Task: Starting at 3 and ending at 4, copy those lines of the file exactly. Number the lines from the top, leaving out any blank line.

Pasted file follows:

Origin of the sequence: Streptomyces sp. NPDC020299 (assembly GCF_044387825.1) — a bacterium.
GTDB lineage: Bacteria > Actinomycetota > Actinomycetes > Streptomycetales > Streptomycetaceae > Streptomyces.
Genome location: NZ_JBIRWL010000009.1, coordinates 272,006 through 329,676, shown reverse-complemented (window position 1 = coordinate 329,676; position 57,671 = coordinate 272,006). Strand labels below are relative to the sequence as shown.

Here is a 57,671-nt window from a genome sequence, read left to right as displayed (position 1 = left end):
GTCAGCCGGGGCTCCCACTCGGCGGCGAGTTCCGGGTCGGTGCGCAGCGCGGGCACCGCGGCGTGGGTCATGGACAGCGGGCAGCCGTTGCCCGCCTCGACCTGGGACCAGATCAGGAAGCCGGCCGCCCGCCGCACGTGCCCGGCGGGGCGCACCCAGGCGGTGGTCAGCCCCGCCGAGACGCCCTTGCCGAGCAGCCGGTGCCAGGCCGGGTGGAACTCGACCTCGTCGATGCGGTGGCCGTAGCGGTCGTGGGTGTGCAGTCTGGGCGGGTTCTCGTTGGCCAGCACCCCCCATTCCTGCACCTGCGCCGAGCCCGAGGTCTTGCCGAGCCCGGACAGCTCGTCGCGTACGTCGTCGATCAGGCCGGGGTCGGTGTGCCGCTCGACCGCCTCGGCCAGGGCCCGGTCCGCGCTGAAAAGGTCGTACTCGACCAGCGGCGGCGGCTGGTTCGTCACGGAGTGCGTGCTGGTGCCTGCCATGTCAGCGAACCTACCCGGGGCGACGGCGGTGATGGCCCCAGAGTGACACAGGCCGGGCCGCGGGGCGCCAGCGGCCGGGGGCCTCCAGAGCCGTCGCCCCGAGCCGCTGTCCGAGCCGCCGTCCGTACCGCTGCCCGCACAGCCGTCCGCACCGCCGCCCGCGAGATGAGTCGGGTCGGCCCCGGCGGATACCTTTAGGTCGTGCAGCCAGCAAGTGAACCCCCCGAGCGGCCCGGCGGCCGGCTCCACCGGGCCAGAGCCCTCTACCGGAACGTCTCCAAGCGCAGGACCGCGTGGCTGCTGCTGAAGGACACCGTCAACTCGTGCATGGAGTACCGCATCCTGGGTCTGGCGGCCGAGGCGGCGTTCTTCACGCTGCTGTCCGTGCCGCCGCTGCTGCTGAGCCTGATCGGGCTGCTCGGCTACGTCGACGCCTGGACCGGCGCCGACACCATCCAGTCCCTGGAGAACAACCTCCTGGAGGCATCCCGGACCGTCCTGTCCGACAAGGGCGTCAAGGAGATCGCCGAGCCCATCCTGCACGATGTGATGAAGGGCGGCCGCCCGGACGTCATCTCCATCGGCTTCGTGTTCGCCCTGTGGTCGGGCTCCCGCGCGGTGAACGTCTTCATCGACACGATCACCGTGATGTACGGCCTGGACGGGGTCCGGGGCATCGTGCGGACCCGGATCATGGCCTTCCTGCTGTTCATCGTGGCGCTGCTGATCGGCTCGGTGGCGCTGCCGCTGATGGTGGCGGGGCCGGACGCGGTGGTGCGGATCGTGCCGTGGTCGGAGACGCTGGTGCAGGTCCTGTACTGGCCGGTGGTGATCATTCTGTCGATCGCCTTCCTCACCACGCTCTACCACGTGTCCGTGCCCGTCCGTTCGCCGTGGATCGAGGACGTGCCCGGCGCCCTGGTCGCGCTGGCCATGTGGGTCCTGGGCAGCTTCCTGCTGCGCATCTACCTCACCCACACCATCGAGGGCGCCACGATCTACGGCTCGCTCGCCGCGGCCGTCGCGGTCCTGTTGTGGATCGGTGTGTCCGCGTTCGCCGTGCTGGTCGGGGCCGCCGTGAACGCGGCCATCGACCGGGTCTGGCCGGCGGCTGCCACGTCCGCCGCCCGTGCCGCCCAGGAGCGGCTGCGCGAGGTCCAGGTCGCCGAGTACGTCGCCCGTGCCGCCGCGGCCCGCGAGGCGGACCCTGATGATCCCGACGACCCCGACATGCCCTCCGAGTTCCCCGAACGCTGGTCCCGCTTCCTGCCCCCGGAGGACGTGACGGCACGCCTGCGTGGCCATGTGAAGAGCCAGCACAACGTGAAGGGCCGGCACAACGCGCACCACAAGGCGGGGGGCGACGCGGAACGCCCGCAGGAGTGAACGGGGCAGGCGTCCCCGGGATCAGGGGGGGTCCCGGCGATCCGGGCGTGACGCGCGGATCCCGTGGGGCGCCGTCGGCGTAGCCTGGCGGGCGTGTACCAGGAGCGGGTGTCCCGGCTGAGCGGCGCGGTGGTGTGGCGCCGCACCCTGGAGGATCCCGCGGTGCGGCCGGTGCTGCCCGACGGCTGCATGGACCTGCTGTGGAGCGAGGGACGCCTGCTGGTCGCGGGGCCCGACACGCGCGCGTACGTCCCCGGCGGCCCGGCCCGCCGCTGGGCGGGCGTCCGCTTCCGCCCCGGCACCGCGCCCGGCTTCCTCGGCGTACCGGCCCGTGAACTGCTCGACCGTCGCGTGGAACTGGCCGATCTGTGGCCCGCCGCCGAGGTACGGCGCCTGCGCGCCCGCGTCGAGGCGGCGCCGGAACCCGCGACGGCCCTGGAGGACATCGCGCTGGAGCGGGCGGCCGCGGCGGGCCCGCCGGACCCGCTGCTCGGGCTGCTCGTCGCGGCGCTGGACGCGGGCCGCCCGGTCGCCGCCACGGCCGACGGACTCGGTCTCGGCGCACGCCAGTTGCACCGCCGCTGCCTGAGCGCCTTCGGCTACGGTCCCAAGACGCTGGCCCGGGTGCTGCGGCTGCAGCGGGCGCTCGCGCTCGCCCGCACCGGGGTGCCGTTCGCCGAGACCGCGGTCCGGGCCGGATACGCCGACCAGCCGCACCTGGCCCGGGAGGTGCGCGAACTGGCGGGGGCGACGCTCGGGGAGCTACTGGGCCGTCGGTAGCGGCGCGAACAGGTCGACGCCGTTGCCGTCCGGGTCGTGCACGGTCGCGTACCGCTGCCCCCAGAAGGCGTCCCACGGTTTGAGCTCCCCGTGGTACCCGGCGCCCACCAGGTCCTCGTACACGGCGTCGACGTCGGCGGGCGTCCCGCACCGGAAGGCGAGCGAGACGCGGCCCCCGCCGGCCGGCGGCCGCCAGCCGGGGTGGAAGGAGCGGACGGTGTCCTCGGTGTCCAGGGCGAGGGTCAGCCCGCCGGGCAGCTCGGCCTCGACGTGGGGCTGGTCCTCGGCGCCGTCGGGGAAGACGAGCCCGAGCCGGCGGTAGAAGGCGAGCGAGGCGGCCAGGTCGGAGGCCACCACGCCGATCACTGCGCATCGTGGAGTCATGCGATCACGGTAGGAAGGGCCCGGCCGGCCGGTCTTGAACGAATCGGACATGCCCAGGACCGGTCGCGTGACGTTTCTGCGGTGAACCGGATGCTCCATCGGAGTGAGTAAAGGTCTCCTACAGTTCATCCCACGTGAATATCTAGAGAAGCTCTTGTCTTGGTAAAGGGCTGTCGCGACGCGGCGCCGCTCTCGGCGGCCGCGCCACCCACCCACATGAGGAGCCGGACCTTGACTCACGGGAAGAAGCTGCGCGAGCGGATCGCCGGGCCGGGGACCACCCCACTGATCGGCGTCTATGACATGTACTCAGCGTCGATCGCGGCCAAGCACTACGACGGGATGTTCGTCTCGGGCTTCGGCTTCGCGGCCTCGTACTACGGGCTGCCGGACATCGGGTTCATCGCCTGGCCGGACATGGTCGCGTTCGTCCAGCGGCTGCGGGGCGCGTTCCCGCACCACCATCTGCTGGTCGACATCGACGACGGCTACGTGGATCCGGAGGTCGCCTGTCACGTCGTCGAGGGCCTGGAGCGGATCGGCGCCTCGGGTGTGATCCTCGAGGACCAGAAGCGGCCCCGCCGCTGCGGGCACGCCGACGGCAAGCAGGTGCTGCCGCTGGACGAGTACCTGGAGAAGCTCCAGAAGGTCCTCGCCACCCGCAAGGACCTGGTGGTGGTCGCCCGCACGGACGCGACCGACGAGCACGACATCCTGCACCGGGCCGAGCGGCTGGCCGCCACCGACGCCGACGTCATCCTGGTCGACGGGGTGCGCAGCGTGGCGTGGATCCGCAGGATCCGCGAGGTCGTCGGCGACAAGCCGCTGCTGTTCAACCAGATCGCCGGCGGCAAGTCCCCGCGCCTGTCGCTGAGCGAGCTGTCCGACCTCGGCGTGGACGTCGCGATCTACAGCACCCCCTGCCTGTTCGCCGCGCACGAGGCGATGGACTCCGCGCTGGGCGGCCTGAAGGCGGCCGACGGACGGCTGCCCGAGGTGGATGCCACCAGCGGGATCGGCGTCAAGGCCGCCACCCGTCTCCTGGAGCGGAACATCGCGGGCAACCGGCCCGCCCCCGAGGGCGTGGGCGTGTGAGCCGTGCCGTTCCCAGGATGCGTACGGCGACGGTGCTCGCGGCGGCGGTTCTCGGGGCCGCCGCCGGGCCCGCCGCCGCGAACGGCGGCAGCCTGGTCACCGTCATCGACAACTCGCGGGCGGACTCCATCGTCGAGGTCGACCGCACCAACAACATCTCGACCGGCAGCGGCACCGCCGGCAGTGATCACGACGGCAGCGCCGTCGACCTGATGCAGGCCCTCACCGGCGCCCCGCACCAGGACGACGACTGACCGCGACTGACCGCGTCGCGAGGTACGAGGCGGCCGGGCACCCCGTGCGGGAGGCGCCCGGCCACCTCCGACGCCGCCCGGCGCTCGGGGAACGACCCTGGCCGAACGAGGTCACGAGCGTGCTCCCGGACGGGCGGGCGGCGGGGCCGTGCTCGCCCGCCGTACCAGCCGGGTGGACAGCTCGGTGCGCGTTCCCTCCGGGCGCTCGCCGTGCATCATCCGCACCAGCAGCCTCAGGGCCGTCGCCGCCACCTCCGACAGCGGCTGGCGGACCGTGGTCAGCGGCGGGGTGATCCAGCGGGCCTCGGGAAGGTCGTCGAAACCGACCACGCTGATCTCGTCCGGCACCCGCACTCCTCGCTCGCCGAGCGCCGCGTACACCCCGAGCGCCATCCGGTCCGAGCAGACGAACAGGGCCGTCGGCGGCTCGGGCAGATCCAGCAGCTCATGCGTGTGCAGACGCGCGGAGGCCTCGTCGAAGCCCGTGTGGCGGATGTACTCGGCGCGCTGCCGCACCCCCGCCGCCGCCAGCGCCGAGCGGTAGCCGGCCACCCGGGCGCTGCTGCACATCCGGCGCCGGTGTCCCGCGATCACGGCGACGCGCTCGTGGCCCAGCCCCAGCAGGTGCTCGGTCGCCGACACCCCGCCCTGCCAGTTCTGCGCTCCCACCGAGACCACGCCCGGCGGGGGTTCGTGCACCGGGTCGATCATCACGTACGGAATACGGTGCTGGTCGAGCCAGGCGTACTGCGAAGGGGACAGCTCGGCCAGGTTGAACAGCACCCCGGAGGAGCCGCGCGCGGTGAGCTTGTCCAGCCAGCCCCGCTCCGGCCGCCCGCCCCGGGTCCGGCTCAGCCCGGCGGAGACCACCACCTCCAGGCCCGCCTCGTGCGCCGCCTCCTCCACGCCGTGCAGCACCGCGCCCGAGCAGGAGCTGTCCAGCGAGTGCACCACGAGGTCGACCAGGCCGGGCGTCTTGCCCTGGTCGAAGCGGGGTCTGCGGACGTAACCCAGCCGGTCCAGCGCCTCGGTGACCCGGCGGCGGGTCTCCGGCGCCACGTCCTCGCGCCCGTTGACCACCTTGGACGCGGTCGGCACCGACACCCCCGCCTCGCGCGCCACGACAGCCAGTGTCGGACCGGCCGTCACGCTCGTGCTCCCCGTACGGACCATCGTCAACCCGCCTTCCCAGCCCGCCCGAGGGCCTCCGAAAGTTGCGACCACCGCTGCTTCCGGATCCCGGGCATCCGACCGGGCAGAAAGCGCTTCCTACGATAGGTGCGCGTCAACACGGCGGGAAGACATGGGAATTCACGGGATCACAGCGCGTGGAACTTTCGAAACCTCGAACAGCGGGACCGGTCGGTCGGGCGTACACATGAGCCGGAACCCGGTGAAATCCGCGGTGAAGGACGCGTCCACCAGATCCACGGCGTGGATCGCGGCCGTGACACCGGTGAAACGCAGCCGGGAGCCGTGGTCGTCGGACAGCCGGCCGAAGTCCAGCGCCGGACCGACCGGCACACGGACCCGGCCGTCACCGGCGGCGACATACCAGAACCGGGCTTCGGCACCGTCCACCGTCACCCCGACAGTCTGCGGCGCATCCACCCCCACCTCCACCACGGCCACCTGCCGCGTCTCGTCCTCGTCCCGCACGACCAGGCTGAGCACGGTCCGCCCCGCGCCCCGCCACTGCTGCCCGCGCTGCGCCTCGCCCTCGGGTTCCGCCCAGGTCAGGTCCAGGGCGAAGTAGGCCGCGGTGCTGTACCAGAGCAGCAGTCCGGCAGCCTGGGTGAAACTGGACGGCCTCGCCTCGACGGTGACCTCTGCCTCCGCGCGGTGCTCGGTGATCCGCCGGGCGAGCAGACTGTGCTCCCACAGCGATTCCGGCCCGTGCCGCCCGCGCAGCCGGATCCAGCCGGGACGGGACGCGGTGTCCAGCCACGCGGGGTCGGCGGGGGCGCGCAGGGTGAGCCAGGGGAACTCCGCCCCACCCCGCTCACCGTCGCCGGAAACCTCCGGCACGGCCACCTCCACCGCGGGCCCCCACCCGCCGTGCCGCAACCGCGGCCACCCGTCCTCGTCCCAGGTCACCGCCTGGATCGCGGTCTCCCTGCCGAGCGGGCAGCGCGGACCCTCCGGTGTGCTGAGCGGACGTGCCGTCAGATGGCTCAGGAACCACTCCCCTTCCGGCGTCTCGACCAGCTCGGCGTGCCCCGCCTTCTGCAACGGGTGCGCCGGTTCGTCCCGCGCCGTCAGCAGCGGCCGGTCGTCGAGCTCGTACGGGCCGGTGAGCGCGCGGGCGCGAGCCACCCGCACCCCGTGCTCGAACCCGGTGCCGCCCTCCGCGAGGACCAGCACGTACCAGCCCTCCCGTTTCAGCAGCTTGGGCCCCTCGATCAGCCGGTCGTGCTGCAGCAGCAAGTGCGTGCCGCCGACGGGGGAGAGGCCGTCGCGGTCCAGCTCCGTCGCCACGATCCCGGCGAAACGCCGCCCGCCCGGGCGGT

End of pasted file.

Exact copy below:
Genome location: NZ_JBIRWL010000009.1, coordinates 272,006 through 329,676, shown reverse-complemented (window position 1 = coordinate 329,676; position 57,671 = coordinate 272,006). Strand labels below are relative to the sequence as shown.

Here is a 57,671-nt window from a genome sequence, read left to right as displayed (position 1 = left end):